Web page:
Global Accessibility Awareness Day (GAAD)
GAAD on May 18 is a day designed to remind those who shape our digital world that they have a critical role in making our future world accessible to everyone. Most designers work to accessibility standards and guidelines that consider the diversity of ways that people access webpages, software and mobile devices – but this is just a starting point.
Recognising responsibility and reducing risk
We all have a responsibility to improve inclusivity. Anticipating the needs of disabled students and providing information in accessible formats is not a ‘nice to have’ but a legal imperative. There are reputational and financial risks in getting it wrong. Gathering more data on student progress increases the opportunity and the responsibility to make adjustments to meet their needs.
The good news is that a little technology can make a big difference – to a lot of people. Everyone can benefit from productivity tools like text to speech, accessible documents and engaging teaching. Organisations will be able to see real benefits from their investment in technology if they have an inclusive digital strategy that aims to maximise student engagement and independence.
There can be cultural barriers to overcome. Many people see disabled students as the responsibility of the disability support team, but the social model of disability suggests that disability often results from the actions of the provider, not the student. Do your teaching staff know how to teach accessibly? Or your library staff know how to signpost to accessible resources or advise on alternative formats? Do marketing and comms staff know how to create accessible online prospectuses? Any corporate ‘lack of ability’ in inclusive practice will create disabling situations for certain students. Jisc’s role related guidance helps signpost inclusive practices for different roles.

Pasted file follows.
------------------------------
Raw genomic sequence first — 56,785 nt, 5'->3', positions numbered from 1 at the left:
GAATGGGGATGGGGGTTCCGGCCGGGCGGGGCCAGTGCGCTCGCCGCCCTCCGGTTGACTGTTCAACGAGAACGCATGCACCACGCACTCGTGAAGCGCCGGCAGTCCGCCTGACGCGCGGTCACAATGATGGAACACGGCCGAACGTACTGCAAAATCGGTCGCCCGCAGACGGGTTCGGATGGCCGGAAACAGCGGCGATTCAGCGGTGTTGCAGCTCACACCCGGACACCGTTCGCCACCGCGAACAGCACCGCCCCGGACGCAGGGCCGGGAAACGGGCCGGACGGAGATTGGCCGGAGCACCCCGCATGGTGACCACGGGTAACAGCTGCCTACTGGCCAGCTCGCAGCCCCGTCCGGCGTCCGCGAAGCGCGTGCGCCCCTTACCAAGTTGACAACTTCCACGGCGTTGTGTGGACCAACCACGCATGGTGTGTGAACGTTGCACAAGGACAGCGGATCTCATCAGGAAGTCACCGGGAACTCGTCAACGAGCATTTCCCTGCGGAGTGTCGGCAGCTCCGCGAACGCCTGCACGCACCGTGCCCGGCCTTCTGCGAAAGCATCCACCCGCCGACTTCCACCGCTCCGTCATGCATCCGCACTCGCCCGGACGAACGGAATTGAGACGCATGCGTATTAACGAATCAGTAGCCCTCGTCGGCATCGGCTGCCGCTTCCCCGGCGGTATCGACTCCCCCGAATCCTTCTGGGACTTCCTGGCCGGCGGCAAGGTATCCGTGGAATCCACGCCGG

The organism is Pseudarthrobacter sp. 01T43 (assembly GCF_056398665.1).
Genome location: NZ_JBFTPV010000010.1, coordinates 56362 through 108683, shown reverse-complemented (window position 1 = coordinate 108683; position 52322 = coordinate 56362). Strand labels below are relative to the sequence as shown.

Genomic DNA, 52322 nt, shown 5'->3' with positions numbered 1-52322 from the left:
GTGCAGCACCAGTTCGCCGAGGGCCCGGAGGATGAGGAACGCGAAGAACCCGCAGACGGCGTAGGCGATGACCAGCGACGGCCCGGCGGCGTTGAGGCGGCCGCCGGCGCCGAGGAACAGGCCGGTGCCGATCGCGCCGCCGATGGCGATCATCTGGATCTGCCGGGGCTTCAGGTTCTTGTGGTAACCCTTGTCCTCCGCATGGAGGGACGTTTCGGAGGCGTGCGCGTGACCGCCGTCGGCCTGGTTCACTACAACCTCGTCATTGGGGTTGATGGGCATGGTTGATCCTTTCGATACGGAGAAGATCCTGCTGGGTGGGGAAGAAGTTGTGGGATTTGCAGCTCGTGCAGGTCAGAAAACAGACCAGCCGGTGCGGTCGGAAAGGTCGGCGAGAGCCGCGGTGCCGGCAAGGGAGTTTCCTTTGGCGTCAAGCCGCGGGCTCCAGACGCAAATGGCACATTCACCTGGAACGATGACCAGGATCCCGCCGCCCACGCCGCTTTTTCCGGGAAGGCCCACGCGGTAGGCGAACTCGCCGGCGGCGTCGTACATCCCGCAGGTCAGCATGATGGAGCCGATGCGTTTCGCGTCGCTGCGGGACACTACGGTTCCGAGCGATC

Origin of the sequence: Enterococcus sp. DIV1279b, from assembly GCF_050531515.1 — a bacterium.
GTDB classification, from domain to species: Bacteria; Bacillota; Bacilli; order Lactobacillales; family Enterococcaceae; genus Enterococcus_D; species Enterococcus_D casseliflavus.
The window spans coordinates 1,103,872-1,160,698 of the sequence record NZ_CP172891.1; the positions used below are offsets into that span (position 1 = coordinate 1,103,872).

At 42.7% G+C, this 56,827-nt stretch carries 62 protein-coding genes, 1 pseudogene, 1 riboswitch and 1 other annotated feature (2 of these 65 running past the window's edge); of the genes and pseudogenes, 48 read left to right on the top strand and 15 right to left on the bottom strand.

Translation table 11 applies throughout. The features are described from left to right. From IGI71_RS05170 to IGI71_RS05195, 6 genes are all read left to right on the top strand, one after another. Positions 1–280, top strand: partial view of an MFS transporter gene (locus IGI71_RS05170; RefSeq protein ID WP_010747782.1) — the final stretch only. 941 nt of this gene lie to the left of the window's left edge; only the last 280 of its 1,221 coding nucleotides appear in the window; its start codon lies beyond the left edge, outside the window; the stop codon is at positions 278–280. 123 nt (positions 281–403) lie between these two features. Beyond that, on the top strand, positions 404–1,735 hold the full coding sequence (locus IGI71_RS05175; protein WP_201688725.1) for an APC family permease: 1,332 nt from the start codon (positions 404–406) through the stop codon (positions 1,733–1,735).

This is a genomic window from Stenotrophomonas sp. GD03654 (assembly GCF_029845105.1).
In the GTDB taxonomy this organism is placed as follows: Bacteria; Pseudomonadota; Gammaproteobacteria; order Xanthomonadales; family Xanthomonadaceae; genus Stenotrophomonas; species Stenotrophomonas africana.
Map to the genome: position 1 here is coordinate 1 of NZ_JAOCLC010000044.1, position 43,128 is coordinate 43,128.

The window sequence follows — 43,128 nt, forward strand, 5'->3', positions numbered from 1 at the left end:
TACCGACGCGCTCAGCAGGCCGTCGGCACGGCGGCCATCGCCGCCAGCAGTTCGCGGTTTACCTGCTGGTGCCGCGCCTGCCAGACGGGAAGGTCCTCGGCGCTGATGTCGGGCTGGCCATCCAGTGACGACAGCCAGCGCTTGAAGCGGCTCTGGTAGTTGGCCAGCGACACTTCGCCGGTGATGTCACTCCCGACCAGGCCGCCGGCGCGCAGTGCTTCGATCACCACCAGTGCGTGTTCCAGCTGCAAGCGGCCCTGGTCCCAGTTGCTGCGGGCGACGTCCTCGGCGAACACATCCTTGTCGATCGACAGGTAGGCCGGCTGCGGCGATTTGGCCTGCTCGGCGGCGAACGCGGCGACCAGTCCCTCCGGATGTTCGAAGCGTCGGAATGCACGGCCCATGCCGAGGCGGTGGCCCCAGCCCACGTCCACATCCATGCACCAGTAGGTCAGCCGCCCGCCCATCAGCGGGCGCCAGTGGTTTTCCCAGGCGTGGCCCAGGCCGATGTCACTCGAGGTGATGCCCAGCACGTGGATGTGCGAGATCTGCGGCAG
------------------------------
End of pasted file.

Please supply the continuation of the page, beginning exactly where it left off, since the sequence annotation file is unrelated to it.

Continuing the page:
Creating a digitally capable culture
With the focus on digital capability, disabled students should expect to acquire the digital skills that will ensure their independence and employability. Digital tools, resources and activities are great enablers of accessibility and independence if created with inclusivity in mind. Otherwise they can be disablers. Inclusion is key to a digitally capable organisational culture.
Inclusive practice also makes sound business sense. Inclusion opens up new opportunities for delivery and widens markets to include learners who can’t otherwise participate. It increases independence and therefore reduces support costs and risk of exclusion. It meets student expectations and enhances their satisfaction. It improves retention and achievement by supporting more engaging teaching and enabling differentiation. In fact, it gives a better user experience for everyone.
How can Jisc help?
Inclusive Digital Review
Jisc’s membership subscription includes a holistic and comprehensive accessibility evaluation and signposting service that helps organisations make the most of their digital investments and policies. We help you get together a team that will support lasting change.
Accessibility and Inclusion Training
When you know what changes you want to make, we can offer bespoke training at a competitive rate that will address your needs directly. Examples include:
- Alternative approaches to alternative formats: how different technology approaches can help libraries scale up support for print impaired students.
- Teaching inclusively using technology: how to include, engage and support using no cost and low cost solutions.
- Helping them to help themselves: giving disabled learners more independence by increasing the digital capability of the staff who support them and the learners themselves.
- Creating accessible information and resources: promoting principles of effective practice in creating accessible information. Everyone will benefit when all your staff can create accessible information.
Contact the Jisc Accessibility and inclusion subject specialists for a chat about our range of training offers online and bespoke workshops for teams, departments or staff across your organisation designed to meet your specific needs.